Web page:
In December 2022 I reviewed the aMAZEing Puzzlebox (also available from PuzzleMaster) and absolutely loved it. A few months later they released a follow up challenge called the Vertigo Puzzlebox and I had intended to buy one this time. Time went by and I got sidetracked by life, work and many many many other puzzles and it sort of fell by the wayside. The new one was reviewed by Steve (Boxes and Booze) reminding me that this was a great designer. Then, out of the blue, I was contacted again by Peleg to ask if I would be happy to review it. I cannot say no to a good designer and it duly arrived from Israel last weekend.

As with the previous puzzle, the challenge is to find and release the gold bar hidden inside the box, using only what is provided as you work through the sequence. The top of the box appears to have the letters QB on it superimposed on each other (I confess that I had to squint at it for a while to see it and thought it might be a D&G logo). The puzzle is made almost entirely using the ⅓ height lego bricks in various sizes and there are a number of voids visible and outlines of larger constructions that look like they should move as a single piece. In one place there is a clear brick and the ability to see right through.

Time to start - the only option available is to push and prod at various bits of the puzzle until you find something that moves and then you are off to the races. The first 4 moves are a nice unlocking sequence which leaves you with the lid removed and a tantalising view of the gold brick inside:

No spoilers here! I cannot reach that gold brick
Having seen the target, it is time to try and work out how to remove it. This is easier said than done. A single tool is found on the way and there appears to be a number of places that it can be used but none of those places seem to actually do anything. There are 8 possible places to use that tool and it requires careful attention to realise when one of them actually does something. after this there are more opportunities to use the tool in other places.

There is slow progress of finding things that move inside but it is not apparent what those movements actually achieve. It is an odd sensation of making progress without truly understanding that you are and only realising it when something else suddenly is possible. after the first few moves inside I hit a brick wall. I could see my target, I could move all sorts of things inside and tantalisingly the brick got closer but then it stopped. I was stuck at this point for several days. I was determined not to use the solution video they link to on their site and kept trying for the best part of a week.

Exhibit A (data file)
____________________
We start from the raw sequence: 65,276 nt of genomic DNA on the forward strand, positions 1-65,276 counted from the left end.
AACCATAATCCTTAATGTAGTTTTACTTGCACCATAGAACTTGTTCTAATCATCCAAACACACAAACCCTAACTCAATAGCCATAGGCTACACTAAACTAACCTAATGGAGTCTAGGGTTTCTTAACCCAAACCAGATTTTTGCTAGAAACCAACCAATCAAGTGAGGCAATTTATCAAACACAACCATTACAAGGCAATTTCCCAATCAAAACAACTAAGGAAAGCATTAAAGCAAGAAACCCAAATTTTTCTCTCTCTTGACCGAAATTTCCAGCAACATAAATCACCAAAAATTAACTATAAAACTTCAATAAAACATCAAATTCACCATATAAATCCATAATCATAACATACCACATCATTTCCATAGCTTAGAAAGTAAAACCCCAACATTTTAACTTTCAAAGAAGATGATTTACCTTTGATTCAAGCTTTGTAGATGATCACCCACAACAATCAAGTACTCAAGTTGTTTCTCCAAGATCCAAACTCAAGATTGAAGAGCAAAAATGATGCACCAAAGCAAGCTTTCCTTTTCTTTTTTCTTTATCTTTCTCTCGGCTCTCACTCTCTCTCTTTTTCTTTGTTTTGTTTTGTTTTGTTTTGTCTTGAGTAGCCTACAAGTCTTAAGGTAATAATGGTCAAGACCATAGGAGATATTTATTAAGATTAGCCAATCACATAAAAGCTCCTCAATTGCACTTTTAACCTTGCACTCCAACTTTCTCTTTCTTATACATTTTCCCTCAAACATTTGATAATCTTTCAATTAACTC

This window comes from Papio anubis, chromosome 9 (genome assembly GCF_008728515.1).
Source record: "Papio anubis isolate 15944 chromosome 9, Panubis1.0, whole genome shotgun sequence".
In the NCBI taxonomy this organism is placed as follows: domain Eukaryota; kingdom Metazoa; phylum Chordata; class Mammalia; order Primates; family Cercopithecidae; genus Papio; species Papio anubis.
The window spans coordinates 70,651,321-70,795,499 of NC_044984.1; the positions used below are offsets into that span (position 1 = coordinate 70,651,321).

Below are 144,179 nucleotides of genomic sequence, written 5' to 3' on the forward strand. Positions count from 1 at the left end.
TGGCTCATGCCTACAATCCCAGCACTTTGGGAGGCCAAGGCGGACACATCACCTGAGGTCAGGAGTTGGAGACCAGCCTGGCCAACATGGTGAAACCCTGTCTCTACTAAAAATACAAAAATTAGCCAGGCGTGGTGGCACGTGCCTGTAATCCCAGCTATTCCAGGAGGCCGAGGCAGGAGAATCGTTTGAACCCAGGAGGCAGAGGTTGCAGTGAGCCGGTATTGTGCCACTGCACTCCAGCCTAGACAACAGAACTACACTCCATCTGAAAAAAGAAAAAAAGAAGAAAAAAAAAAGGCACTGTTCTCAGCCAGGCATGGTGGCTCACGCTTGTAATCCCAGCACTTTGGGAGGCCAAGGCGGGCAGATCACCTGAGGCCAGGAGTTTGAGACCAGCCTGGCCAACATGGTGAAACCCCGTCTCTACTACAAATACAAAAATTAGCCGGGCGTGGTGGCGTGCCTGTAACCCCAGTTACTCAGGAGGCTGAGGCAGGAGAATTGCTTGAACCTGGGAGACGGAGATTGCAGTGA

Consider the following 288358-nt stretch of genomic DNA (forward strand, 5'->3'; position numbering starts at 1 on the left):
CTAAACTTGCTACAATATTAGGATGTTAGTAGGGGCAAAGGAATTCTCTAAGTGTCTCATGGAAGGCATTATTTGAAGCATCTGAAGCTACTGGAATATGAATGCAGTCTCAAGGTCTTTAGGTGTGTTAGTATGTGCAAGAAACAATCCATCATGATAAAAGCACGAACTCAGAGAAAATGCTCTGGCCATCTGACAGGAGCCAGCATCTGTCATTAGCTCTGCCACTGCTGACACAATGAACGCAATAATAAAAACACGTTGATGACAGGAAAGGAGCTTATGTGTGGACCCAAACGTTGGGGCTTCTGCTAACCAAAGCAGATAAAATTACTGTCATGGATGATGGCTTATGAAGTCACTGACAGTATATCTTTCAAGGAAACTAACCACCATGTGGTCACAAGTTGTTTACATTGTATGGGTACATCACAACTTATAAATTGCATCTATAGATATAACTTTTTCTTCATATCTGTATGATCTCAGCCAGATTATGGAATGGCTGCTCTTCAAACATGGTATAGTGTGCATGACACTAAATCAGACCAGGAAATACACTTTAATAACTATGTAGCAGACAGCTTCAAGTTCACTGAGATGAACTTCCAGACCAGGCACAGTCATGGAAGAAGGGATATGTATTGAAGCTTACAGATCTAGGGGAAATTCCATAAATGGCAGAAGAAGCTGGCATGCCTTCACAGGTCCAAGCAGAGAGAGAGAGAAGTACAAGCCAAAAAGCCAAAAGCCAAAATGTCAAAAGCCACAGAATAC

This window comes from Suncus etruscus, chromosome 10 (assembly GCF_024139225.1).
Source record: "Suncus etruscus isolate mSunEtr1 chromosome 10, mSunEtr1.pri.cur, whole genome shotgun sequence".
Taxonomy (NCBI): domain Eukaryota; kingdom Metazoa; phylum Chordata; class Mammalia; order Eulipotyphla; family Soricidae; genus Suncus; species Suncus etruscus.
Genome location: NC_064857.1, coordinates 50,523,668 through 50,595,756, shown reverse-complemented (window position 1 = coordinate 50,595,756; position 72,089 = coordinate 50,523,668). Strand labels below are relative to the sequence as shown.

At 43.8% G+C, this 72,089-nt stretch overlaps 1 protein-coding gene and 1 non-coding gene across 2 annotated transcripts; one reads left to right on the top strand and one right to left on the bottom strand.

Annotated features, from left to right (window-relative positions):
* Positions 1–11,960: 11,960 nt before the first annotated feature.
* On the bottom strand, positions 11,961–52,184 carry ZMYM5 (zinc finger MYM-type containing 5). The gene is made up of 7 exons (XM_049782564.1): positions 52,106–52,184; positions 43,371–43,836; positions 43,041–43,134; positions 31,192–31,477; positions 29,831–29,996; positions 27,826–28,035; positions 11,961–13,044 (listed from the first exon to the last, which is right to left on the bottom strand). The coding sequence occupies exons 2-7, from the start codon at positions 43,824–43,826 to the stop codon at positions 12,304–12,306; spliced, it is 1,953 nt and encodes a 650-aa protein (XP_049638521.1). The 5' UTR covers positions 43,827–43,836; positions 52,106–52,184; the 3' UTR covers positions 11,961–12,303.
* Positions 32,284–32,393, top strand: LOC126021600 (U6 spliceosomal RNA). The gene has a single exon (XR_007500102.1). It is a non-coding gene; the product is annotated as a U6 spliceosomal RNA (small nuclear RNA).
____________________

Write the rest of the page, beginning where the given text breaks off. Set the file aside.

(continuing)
After days of doing the same thing over and over again and then back tracking, I had one of my rare thoughts. What if I...Aha! I had moved a new part of the interior which I had not done before. Did this help? Well sort of except the brick still wasn't reachable. Having got to a new position, I was able to redo some of my previous steps and, of a sudden, I had my gold bar:

That was a real odyssey!
I had a sort of muscle memory of what I thought that I had done to release the gold and attempted to reset the puzzle. Everything went back inside and it looked perfect... or so I thought!

Of course, I usually do these puzzles several times before writing about them and on my second time through, I underwent the initial unlock process and then the second step using the tool. After this the gold bar was removable - something was not right! I looked inside the box and realised that the critical move that had taken me so long to find had not been undone when resetting. I duly went through that move a second time and it still saved too easily. What was I missing?

Continuing to stare deeply into the box, I noticed that the critical move that I had found wasn't a locking or unlocking move. In fact, I could not understand what it did. That is odd because I definitely remembered being absolutely held up before I found that move. I needed to understand what that move had enabled - time to look at one of the removed pieces from the puzzle.


Oooh! That is very clever! After an extra day of fiddling with the puzzle in pieces I realised that this puzzlebox has at least 3 locking mechanisms (it might even have 4!). It is possible to open it without fully realising the extent of these mechanisms but only when working out the full reset do you realise just how much has been put into it. This is a tremendous puzzle made better by working to open and then reset without resorting to the solution videos. Take the time to explore and think© and you will be left with a huge grin on your face.